by JT Ellison
cre·a·tiv·i·ty /ˌkrieɪˈtɪvɪti, ˌkriə-/ Pronunciation Key – Show Spelled Pronunciation[kree-ey-tiv-i-tee, kree-uh–] -Noun
1. the state of quality of being creative
2. the ability to transcend traditional ideas, rules, patterns, relationships, or the like, and to create meaningful new ideas, forms, methods, interpretations, etc.; originality, progressiveness, or imagination: the need for creativity in modern industry; creativity in the performing arts
3. the process by which one utilizes creative ability: Extensive reading stimulated his creativityPronunciation
Dictionary.com Unabridged (v 1.1)
What better way to erase the wistful week in Colorado than a celebration of sorts. Life is good. We’re 3 1/2 weeks post-surgery, Mr. Wrist is healing nicely (though I’m stuck in this crazy halfway to my shoulder arm bent at a 45 degree angle contraption for another 2 weeks), I’ve relearned how to type, and I have a new toy. I bought a Sony Vaio out in Colorado, and boy, am I impressed. Vista works smoothly and is so similar to a friend’s cool new Mac that I don’t feel shortchanged, the Word 2007 package is totally cool, I’ve moved all my documents over from the sick laptop and sent it off to be fixed. There’s just one little nagging question.
Will I be able to create in this new world?
I didn’t plan to buy a new laptop just yet. I wasn’t emotionally prepared (I’m a classic Taurus, I loathe change for change’s sake.) My old Dell has worked fine. After a small existential fight, I actually made the transition from desktop to laptop, and wrote all but the last four chapters of my new book on the Dell. Then it decided to up and drop the soldered lead from the power jack to the motherboard, and bam, no more laptop. Now, timing is everything, right? So happens that the day after the
laptop heaved it’s last, lonely breath, I had the surgery. I couldn’t
type for a week, then started back one handed. I’d scheduled this to
coincide with a planned break from the manuscript, with every good intention to get it
done before they cut me open.
But the creative Gods conspired against
me and left me four measly chapters short. Then I went to my parents.
Now I’m home with this shiny, happy new baby in tow, which means I can’t finish the book where I started it. For the past five months, I’ve been parked in my favorite recliner, the soft leather warm and inviting, pecking away on my ancient Dell. I’ve done everything on this book in my living room, instead of sitting in my office, which was a massive transition.
I’ve spent the past few days transferring files, learning new software, playing around with different styles and colors (man, the desktop and screensaver choices are dynamite, and for a girl who takes great stock in images, that’s a good thing.) As far as ease of use, this thing smokes the old one.
I need to spend this week getting JUDAS KISS finished. I’m not procrastinating; I’ll get up first thing Monday, grab a Starbucks, plop into my chair and write the end. But I am curious. Will I be able to work as well with this new tool? Was the old cranky laptop a muse? (All my computers are named MUSE, by the way, just for the added inspiration.)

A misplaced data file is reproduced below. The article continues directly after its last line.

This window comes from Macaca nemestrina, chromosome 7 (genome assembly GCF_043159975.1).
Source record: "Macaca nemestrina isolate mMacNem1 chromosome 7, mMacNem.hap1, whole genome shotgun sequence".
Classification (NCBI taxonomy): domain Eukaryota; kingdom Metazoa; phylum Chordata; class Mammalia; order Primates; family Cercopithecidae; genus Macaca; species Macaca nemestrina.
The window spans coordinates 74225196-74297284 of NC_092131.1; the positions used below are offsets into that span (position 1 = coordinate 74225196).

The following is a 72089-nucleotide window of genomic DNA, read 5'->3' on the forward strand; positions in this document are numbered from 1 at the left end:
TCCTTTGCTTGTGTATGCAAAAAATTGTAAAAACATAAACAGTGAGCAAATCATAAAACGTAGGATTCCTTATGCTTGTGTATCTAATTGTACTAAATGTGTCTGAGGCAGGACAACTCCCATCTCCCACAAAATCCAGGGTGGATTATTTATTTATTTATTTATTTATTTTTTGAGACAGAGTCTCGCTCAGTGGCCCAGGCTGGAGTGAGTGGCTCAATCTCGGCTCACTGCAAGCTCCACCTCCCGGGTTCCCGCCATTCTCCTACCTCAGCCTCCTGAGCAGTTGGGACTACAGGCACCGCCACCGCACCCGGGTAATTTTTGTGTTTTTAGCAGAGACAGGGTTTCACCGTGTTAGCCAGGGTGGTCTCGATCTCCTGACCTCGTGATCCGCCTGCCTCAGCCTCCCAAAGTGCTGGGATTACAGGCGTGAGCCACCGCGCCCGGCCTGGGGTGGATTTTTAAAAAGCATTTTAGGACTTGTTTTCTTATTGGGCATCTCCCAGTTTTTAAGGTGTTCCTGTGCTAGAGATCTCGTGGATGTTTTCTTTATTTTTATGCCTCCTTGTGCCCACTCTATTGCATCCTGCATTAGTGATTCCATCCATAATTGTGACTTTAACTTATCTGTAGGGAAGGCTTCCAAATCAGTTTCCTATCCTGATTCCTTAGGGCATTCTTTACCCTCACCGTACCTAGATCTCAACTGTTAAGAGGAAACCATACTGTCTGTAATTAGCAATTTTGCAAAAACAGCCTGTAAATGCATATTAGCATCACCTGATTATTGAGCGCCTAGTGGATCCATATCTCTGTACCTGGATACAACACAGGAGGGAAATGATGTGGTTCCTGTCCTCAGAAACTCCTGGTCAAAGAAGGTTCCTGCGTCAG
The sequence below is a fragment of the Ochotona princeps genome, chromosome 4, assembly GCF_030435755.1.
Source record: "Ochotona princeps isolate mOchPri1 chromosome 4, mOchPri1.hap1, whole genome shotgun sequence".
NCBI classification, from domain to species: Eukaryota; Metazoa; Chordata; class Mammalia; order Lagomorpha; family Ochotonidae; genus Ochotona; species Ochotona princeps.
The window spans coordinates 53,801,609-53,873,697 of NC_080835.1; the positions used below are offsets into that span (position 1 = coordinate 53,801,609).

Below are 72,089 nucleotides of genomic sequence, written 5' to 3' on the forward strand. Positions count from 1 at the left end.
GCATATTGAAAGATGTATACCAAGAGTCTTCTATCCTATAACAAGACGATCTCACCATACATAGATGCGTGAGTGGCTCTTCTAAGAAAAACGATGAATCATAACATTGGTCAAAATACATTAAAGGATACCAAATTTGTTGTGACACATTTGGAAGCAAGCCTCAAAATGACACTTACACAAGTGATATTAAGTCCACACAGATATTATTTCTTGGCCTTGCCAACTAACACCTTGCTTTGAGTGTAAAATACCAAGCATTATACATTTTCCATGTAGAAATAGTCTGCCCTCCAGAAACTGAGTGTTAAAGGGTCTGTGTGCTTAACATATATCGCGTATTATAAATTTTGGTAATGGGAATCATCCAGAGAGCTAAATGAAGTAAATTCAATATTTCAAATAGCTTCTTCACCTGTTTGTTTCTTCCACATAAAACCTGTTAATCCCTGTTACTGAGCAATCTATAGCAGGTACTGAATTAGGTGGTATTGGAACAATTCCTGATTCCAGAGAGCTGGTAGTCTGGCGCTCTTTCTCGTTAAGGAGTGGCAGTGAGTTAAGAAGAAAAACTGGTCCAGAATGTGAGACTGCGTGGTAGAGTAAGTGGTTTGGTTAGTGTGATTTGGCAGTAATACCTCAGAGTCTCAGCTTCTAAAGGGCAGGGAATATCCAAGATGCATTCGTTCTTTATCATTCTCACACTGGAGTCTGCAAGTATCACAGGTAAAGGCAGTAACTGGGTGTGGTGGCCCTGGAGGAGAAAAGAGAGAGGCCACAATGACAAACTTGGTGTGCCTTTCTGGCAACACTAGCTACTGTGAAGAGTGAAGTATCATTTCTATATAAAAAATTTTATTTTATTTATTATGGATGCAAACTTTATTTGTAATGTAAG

The question is, does it matter? Where does creativity stem from? Do the tools have anything to do with it? The setting you’re writing in? I know the question has been asked a million times, the coffee shop versus home office debate. What I’m talking about is changing your method in the middle of the game.
John Connolly got me thinking about this in his latest blog entry. Do our environs really play into our creativity? If we’re truly writers, does music or no music, laptop or desktop, office or coffee shop actually have any bearing? Are these just excuses we lob when we’re having a hard time thinking through a plot device, or a character isn’t singing for us?
So here’s a question for you. Where do you work, and how do you think you’d do if your cozy habitat was taken from you?
Wine of the Week: Michele Chiarlo Barolo Tortoniano, 2000, drunk with new friends in celebration of my father’s birthday at a phenomenal restaurant in Colorado named Gabriel’s. Highly recommended, we had three bottles of the stuff and it was all brilliant. I believe I’m on a nebbliolo grape kick again…
Robin Burcell will be my guest next week, and her essay is moving and exceptional. Please stop by and say hello. I’ll be back September 7th. Thank you for being so patient with me!
Also, for our Sisters In Crime readers and anyone else who might find it interesting… Trust me, this is going to be a good time. Great panels, huge authors. Big audience for writers too, 30,000 plus, so if you’re a SinC member and interested, contact J.B. Thompson at the address below.
SinC-Middle Tennessee at Southern Festival of Books
Where: Legislative Plaza, Nashville
Details: Sisters in Crime-Middle Tennessee will host a booth at
the Southern Festival of Books in Nashville, Tennessee, October 12-14, 2007. In
addition to promoting Sisters in Crime, the booth will be utilized as a signing
venue for up to 20 SinC authors, with one-hour time slots assigned on a
first-come, first-served basis. Travel expenses are the responsibility of the
author. Book sales will be handled through the Middle Tennessee chapter on a
consignment basis (details available upon request).
The Southern Festival of Books is a free, three-day book festival held in
alternating years between Nashville and Memphis, Tennessee and is attended by
thousands of book lovers from all over the country each year. For more
information, see the Festival’s
Contact SinC-MidTN chapter president J.B. Thompson to request a signing time
slot assignment and for additional information regarding book sale arrangements.
SinC authors who are unable to appear in person are invited to send bookmarks,
postcards, or other promotional materials for distribution to Festival attendees
(limit 100 pieces).